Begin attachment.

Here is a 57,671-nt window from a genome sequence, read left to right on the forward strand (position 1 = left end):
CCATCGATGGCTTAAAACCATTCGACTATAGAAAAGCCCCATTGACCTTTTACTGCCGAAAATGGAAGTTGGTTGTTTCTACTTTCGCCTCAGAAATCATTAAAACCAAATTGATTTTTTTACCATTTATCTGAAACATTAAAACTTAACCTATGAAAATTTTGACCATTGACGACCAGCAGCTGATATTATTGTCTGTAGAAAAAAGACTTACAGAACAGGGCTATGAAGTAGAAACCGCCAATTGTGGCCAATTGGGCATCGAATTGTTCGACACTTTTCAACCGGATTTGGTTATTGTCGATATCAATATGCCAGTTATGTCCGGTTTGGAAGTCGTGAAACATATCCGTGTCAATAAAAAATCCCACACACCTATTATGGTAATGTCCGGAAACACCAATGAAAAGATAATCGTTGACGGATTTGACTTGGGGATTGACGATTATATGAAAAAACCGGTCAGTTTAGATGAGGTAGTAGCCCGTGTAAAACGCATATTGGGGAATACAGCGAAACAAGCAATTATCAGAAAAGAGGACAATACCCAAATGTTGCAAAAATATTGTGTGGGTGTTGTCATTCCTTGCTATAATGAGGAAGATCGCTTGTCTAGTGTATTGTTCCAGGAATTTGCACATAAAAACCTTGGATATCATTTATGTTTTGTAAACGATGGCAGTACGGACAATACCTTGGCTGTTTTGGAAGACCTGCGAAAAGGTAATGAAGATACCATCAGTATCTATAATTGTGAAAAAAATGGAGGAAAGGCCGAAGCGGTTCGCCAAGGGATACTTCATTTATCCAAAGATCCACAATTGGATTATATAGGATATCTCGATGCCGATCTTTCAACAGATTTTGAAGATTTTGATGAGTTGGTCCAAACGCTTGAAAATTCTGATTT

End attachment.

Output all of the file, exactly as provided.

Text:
Here is a 57,671-nt window from a genome sequence, read left to right on the forward strand (position 1 = left end):
CCATCGATGGCTTAAAACCATTCGACTATAGAAAAGCCCCATTGACCTTTTACTGCCGAAAATGGAAGTTGGTTGTTTCTACTTTCGCCTCAGAAATCATTAAAACCAAATTGATTTTTTTACCATTTATCTGAAACATTAAAACTTAACCTATGAAAATTTTGACCATTGACGACCAGCAGCTGATATTATTGTCTGTAGAAAAAAGACTTACAGAACAGGGCTATGAAGTAGAAACCGCCAATTGTGGCCAATTGGGCATCGAATTGTTCGACACTTTTCAACCGGATTTGGTTATTGTCGATATCAATATGCCAGTTATGTCCGGTTTGGAAGTCGTGAAACATATCCGTGTCAATAAAAAATCCCACACACCTATTATGGTAATGTCCGGAAACACCAATGAAAAGATAATCGTTGACGGATTTGACTTGGGGATTGACGATTATATGAAAAAACCGGTCAGTTTAGATGAGGTAGTAGCCCGTGTAAAACGCATATTGGGGAATACAGCGAAACAAGCAATTATCAGAAAAGAGGACAATACCCAAATGTTGCAAAAATATTGTGTGGGTGTTGTCATTCCTTGCTATAATGAGGAAGATCGCTTGTCTAGTGTATTGTTCCAGGAATTTGCACATAAAAACCTTGGATATCATTTATGTTTTGTAAACGATGGCAGTACGGACAATACCTTGGCTGTTTTGGAAGACCTGCGAAAAGGTAATGAAGATACCATCAGTATCTATAATTGTGAAAAAAATGGAGGAAAGGCCGAAGCGGTTCGCCAAGGGATACTTCATTTATCCAAAGATCCACAATTGGATTATATAGGATATCTCGATGCCGATCTTTCAACAGATTTTGAAGATTTTGATGAGTTGGTCCAAACGCTTGAAAATTCTGATTT